The Orchestra of the Americas & Carlos Miguel Prieto - de Falla - Europadisc
Following their 2019 Linn debut with ‘Pan-American Reflections’ (symphonies by Copland and Chávez), the youthful Orchestra of the Americas under its Musical Director Carlos Miguel Prieto returns with a disc of distinctly Hispanic flavour. The Orchestra, whose gifted members are drawn from 25 countries in the western hemisphere, are all aged between 18 and 30, with their main work done during a July–August residence. This summer’s tours are, inevitably, postponed due to the ongoing Covid-19 crisis, but there’s a great opportunity to show support for this excellent ensemble by listening to their latest album.
The main works are two of Manuel de Falla’s most engagingly evocative scores, starting with the complete ballet version of The Three-Cornered Hat. This started life more modestly as a pantomime entitled The Corregidor and the Miller’s Wife, based on a novella by Pedro Antonio de Alarcón, before an offer from Sergei Diaghilev, no less, persuaded de Falla to work it up into a full-scale ballet. Under its new title (the same as de Alarcón’s novella), the ballet received its premiere at London’s Alhambra Theatre on 22 July 1919 under the baton of Ernest Ansermet, with choreography by Massine and sets by Picasso. It was a rousing success, even though its subsequent Spanish premiere had a more mixed reception. This tale of jealousy, intrigue and mistaken identities has since been recognised as the culmination of de Falla’s preoccupation with the folk music of his native Andalusia, in particular the flamenco cante jondo (‘deep song’) in which he felt the soul of Spanish music resided. It also shows the influence of Debussy and Ravel in its masterly scoring for large orchestra including an exotic array of percussion instruments.
Under Carlos Miguel Prieto, the Orchestra of the Americas embraces these various elements with relish, revelling in the overtly Spanish elements (including the collective ‘Oles!’ of the introduction) while demonstrating impressive finesse and sensitivity in the more lyrical passages. Mezzo-soprano Alejandra Gómez Ordaz brings just the right hint of sensuality to the three numbers calling for a vocal line (Introduction, The Grapes, and the Dance of the Miller). Strings in particular really dig into the rhythms of the Dance of the Miller’s Wife and the Dance of the Miller himself, while the woodwind and horn sections contribute some excellent solo passages, especially the chirping flutes and piccolo, dreamily plangent cor anglais, and comedic bassoon – the latter associated with the buffo role of the Corregidor (visiting magistrate). There’s a particularly deft evocation of nighttime near the end of movement 5, with the song of a cuckoo disturbing the air before the nocturnal entrance of the magistrate. An almost childlike delight marks out the passages featuring prominent orchestral piano in the latter stages of the Dance of the Corregidor. With a chase involving the Miller, and inevitable comeuppance for the magistrate, the final dance (a rousing jota) is an absolute riot, but Prieto keeps it gently yet firmly under control, and it is as much the moments of gentle poetry that distinguish this thoroughly idiomatic and involving performance.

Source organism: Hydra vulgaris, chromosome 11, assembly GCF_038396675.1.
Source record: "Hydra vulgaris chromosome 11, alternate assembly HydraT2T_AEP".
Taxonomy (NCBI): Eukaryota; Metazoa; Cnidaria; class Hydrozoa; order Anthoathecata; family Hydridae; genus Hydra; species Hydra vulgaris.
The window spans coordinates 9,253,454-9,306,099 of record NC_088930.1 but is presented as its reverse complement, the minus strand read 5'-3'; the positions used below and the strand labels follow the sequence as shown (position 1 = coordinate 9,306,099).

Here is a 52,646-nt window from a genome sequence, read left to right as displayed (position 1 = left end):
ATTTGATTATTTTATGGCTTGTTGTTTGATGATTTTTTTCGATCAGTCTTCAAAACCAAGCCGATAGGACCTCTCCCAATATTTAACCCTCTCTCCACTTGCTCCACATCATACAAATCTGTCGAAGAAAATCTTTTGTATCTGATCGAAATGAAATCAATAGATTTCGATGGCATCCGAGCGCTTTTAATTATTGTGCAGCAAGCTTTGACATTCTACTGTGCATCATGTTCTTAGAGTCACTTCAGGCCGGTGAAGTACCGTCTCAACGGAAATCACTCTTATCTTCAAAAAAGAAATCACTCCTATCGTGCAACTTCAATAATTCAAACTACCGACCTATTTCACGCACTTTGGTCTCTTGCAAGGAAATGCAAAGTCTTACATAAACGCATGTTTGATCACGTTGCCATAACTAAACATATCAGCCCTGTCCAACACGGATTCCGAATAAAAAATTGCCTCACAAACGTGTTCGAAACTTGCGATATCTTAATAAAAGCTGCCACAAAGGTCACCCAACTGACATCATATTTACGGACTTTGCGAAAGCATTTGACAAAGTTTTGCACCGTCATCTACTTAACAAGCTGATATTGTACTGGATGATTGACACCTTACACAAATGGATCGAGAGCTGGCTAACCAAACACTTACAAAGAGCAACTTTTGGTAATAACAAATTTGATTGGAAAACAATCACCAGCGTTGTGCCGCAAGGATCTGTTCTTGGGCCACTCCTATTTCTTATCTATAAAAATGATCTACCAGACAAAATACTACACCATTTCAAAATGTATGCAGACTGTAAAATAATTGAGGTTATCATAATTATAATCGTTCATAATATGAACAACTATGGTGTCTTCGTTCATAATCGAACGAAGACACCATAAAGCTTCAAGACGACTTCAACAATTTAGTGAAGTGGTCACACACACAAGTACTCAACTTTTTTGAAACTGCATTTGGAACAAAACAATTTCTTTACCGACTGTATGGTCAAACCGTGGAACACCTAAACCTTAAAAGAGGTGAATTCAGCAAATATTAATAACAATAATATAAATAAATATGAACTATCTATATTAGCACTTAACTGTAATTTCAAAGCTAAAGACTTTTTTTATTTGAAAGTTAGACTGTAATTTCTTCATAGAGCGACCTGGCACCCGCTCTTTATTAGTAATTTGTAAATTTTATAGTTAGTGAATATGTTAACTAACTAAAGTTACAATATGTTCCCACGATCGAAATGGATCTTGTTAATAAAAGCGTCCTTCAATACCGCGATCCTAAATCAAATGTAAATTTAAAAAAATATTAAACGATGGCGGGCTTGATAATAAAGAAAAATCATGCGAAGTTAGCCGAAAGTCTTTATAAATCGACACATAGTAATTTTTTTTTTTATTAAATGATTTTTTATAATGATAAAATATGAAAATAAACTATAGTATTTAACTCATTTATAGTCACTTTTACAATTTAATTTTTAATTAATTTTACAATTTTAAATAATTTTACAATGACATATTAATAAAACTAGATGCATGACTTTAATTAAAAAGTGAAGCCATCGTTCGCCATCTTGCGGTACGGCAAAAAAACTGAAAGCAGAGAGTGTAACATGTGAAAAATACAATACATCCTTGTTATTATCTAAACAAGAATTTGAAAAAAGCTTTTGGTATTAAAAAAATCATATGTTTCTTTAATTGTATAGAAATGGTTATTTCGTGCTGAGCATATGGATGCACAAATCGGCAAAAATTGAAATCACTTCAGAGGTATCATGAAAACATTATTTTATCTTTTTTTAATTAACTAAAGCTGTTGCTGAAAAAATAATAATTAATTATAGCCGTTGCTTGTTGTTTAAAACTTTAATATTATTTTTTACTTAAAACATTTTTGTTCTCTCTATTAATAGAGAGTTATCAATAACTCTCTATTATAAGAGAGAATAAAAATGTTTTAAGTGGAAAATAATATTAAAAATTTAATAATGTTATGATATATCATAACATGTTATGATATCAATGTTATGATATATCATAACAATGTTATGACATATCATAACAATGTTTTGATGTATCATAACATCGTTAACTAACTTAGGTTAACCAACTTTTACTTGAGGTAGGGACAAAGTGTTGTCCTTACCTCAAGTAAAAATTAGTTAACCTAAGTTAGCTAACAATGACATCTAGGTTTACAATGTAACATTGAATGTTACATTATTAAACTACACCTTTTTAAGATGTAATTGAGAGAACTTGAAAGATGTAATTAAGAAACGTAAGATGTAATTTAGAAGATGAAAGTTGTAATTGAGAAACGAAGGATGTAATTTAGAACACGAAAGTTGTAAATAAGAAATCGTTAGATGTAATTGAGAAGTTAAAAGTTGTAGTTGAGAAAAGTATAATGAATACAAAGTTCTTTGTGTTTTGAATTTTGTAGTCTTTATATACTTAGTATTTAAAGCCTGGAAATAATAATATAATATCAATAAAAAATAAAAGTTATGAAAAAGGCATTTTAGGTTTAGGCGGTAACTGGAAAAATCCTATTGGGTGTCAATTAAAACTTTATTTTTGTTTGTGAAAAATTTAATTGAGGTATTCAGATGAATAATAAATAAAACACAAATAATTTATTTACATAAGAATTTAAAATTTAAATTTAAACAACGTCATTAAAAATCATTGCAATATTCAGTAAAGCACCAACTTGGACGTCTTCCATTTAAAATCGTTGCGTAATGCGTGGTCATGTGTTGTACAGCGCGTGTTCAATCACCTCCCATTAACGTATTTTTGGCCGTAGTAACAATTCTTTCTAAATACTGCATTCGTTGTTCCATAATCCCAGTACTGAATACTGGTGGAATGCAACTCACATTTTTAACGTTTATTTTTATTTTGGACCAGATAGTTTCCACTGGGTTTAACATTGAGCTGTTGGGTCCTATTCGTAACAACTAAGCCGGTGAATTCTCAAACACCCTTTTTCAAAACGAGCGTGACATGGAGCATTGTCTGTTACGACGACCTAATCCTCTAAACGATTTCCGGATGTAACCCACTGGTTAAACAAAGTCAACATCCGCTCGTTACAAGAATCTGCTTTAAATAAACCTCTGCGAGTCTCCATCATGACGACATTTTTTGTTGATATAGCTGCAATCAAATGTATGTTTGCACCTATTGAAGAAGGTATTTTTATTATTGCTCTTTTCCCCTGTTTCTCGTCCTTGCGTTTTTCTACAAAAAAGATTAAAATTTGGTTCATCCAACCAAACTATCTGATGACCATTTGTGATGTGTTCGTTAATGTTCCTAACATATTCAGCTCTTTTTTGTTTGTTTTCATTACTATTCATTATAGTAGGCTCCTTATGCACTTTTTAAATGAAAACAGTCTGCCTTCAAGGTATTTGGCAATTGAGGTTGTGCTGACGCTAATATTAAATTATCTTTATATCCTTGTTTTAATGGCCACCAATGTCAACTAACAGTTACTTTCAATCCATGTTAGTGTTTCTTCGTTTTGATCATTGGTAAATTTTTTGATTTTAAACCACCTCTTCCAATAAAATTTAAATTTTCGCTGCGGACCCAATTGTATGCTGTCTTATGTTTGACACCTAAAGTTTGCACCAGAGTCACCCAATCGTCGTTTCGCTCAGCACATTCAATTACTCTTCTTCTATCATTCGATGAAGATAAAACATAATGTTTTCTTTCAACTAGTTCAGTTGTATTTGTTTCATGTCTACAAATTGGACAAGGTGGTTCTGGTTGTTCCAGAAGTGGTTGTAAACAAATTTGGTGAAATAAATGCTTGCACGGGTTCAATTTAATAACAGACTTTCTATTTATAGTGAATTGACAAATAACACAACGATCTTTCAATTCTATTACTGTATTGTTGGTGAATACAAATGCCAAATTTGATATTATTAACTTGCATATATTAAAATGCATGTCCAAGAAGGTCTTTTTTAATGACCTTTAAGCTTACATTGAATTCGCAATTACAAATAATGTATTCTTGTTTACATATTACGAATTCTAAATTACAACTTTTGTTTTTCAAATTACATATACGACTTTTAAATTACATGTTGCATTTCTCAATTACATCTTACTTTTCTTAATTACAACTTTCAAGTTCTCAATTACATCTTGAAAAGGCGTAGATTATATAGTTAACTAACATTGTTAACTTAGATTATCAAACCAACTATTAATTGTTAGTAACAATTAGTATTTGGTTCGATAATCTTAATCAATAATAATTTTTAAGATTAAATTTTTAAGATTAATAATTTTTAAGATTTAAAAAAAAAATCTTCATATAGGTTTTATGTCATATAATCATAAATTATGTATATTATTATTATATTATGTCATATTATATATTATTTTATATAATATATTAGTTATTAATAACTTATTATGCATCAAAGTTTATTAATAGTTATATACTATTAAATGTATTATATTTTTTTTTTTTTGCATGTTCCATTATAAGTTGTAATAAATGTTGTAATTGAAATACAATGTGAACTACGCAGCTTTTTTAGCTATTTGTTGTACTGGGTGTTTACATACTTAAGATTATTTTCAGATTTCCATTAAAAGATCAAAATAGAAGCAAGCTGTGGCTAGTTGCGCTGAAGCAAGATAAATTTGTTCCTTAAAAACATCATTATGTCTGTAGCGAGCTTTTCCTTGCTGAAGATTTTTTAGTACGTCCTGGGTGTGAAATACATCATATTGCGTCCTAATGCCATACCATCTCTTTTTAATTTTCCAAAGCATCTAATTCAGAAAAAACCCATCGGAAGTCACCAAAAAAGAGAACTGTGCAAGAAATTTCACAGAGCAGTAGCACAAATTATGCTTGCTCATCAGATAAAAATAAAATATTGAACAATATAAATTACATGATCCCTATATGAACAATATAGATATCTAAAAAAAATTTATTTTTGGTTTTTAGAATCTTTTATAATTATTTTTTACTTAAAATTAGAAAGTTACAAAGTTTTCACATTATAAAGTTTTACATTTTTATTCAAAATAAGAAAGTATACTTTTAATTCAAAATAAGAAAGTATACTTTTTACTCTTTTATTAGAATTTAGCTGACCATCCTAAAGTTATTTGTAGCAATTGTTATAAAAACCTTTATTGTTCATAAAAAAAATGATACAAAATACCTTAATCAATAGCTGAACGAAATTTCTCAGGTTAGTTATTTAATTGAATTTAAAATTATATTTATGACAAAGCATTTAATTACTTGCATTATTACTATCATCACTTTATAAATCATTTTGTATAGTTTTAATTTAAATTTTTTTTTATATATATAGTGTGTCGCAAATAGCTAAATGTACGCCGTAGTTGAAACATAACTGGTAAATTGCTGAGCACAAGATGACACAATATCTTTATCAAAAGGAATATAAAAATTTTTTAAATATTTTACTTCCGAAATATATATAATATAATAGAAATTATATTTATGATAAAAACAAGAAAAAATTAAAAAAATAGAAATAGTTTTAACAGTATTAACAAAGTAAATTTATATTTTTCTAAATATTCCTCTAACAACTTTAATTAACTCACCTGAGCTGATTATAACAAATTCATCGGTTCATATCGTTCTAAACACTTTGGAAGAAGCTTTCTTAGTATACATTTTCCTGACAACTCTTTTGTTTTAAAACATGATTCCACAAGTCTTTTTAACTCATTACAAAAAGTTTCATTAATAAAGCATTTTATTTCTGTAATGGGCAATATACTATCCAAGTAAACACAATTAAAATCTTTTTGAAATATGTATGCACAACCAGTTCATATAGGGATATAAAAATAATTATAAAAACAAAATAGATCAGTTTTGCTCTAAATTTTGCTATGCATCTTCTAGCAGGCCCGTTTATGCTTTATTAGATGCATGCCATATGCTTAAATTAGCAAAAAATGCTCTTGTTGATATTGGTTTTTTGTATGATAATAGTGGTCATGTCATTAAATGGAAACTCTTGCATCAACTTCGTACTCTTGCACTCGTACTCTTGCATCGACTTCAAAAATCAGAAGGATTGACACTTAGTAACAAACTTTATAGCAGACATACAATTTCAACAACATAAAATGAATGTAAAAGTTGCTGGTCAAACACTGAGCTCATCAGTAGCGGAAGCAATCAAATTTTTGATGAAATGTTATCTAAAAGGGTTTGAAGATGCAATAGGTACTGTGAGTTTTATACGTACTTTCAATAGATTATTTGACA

De Falla termed his perennially popular Nights in the Gardens of Spain ‘symphonic impressions’, but it requires the collaboration of an outstandingly sympathetic soloist to get the balance and integration between orchestra and concertante piano just right: this is definitely not a concerto, in spite of the three-movement form. Few today are better qualified for this work than Mexican pianist Jorge Federico Osorio. Even though the recorded balance has the piano somewhat forward (meaning that every detail of de Falla’s writing tells), there is a splendid unanimity of purpose and hue to these ravishingly poetic evocations of the gardens of Andalusia. Burnished horns, infectious rhythms and textural transparency all make this one of the most touching accounts of this work currently on disc, by turns rapt and animated, and Osorio’s technically superb playing is a joy from start to finish. In a work that is even more demanding than The Three-Cornered Hat, this is a performance where the young orchestra, in partnership with experienced conductor and soloist, really proves its worth.
In between these two major items, the orchestra and Prieto turn in an impassioned account of the Intermezzo and Dance from de Falla’s La vida breve, and a lovingly shaped Intermezzo from Enrique Granados’s opera Goyescas. All in all, a real peach of a disc. If you can’t get to Spain this summer and are in need of some sunshine (or indeed moonlit nights), listening to this excellent release should be some sort of consolation.